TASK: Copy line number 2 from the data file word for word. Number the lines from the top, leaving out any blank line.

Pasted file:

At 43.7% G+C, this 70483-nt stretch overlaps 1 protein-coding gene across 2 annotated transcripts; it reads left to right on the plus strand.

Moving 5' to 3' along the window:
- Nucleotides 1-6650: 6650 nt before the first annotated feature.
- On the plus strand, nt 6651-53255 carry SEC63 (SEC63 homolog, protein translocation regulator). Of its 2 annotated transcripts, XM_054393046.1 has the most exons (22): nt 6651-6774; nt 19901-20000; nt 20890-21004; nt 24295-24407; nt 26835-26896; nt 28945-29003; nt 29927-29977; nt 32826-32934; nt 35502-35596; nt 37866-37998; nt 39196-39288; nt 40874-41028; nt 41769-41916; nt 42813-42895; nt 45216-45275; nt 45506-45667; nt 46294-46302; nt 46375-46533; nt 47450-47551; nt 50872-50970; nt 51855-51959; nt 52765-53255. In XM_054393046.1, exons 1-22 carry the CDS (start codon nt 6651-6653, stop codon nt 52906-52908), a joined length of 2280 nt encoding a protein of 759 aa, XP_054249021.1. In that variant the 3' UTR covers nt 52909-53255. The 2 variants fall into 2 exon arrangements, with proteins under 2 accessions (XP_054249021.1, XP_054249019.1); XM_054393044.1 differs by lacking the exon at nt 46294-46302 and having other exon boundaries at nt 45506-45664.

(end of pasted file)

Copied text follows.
Moving 5' to 3' along the window: